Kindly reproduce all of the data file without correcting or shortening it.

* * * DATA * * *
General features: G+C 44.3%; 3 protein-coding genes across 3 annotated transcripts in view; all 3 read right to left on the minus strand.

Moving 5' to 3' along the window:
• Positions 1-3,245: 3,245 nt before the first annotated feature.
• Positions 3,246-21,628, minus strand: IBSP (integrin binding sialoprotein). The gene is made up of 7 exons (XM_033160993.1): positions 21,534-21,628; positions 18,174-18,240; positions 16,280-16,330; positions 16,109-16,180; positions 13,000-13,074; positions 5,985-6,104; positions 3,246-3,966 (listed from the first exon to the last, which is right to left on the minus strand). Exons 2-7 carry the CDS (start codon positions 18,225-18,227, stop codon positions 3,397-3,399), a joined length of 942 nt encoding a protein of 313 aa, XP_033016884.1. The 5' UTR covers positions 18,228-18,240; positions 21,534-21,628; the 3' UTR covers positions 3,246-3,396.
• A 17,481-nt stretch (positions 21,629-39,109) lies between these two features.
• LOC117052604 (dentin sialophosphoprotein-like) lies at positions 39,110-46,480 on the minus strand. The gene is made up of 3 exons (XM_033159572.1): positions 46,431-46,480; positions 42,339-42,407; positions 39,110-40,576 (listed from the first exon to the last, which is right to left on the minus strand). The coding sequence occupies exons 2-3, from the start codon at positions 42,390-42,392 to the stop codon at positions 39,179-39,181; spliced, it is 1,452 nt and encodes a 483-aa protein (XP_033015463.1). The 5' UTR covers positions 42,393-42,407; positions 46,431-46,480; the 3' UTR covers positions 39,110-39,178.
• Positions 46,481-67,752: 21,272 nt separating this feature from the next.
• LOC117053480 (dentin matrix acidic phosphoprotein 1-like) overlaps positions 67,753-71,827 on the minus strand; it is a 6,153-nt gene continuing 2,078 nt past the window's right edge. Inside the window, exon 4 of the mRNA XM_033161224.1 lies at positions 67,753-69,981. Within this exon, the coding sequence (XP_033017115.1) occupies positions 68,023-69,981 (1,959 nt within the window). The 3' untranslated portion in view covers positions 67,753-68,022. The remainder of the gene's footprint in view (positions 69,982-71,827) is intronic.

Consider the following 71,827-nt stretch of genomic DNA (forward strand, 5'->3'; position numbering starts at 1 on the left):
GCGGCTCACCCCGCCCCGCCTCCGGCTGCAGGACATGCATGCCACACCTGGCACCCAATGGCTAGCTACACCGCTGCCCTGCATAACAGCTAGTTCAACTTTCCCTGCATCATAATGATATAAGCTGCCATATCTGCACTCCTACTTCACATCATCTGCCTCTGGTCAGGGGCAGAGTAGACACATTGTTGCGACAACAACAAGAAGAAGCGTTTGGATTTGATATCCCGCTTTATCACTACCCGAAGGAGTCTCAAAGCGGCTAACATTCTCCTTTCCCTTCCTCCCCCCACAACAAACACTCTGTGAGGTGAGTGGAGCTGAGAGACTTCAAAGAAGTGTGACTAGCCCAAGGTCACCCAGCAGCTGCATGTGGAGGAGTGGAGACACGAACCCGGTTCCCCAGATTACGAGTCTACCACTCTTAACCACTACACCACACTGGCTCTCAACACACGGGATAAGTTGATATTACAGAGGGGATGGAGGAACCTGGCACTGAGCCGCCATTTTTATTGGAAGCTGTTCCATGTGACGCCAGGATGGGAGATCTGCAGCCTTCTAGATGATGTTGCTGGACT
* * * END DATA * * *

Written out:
General features: G+C 44.3%; 3 protein-coding genes across 3 annotated transcripts in view; all 3 read right to left on the minus strand.

Moving 5' to 3' along the window:
• Positions 1-3,245: 3,245 nt before the first annotated feature.
• Positions 3,246-21,628, minus strand: IBSP (integrin binding sialoprotein). The gene is made up of 7 exons (XM_033160993.1): positions 21,534-21,628; positions 18,174-18,240; positions 16,280-16,330; positions 16,109-16,180; positions 13,000-13,074; positions 5,985-6,104; positions 3,246-3,966 (listed from the first exon to the last, which is right to left on the minus strand). Exons 2-7 carry the CDS (start codon positions 18,225-18,227, stop codon positions 3,397-3,399), a joined length of 942 nt encoding a protein of 313 aa, XP_033016884.1. The 5' UTR covers positions 18,228-18,240; positions 21,534-21,628; the 3' UTR covers positions 3,246-3,396.
• A 17,481-nt stretch (positions 21,629-39,109) lies between these two features.
• LOC117052604 (dentin sialophosphoprotein-like) lies at positions 39,110-46,480 on the minus strand. The gene is made up of 3 exons (XM_033159572.1): positions 46,431-46,480; positions 42,339-42,407; positions 39,110-40,576 (listed from the first exon to the last, which is right to left on the minus strand). The coding sequence occupies exons 2-3, from the start codon at positions 42,390-42,392 to the stop codon at positions 39,179-39,181; spliced, it is 1,452 nt and encodes a 483-aa protein (XP_033015463.1). The 5' UTR covers positions 42,393-42,407; positions 46,431-46,480; the 3' UTR covers positions 39,110-39,178.
• Positions 46,481-67,752: 21,272 nt separating this feature from the next.
• LOC117053480 (dentin matrix acidic phosphoprotein 1-like) overlaps positions 67,753-71,827 on the minus strand; it is a 6,153-nt gene continuing 2,078 nt past the window's right edge. Inside the window, exon 4 of the mRNA XM_033161224.1 lies at positions 67,753-69,981. Within this exon, the coding sequence (XP_033017115.1) occupies positions 68,023-69,981 (1,959 nt within the window). The 3' untranslated portion in view covers positions 67,753-68,022. The remainder of the gene's footprint in view (positions 69,982-71,827) is intronic.

Consider the following 71,827-nt stretch of genomic DNA (forward strand, 5'->3'; position numbering starts at 1 on the left):
GCGGCTCACCCCGCCCCGCCTCCGGCTGCAGGACATGCATGCCACACCTGGCACCCAATGGCTAGCTACACCGCTGCCCTGCATAACAGCTAGTTCAACTTTCCCTGCATCATAATGATATAAGCTGCCATATCTGCACTCCTACTTCACATCATCTGCCTCTGGTCAGGGGCAGAGTAGACACATTGTTGCGACAACAACAAGAAGAAGCGTTTGGATTTGATATCCCGCTTTATCACTACCCGAAGGAGTCTCAAAGCGGCTAACATTCTCCTTTCCCTTCCTCCCCCCACAACAAACACTCTGTGAGGTGAGTGGAGCTGAGAGACTTCAAAGAAGTGTGACTAGCCCAAGGTCACCCAGCAGCTGCATGTGGAGGAGTGGAGACACGAACCCGGTTCCCCAGATTACGAGTCTACCACTCTTAACCACTACACCACACTGGCTCTCAACACACGGGATAAGTTGATATTACAGAGGGGATGGAGGAACCTGGCACTGAGCCGCCATTTTTATTGGAAGCTGTTCCATGTGACGCCAGGATGGGAGATCTGCAGCCTTCTAGATGATGTTGCTGGACT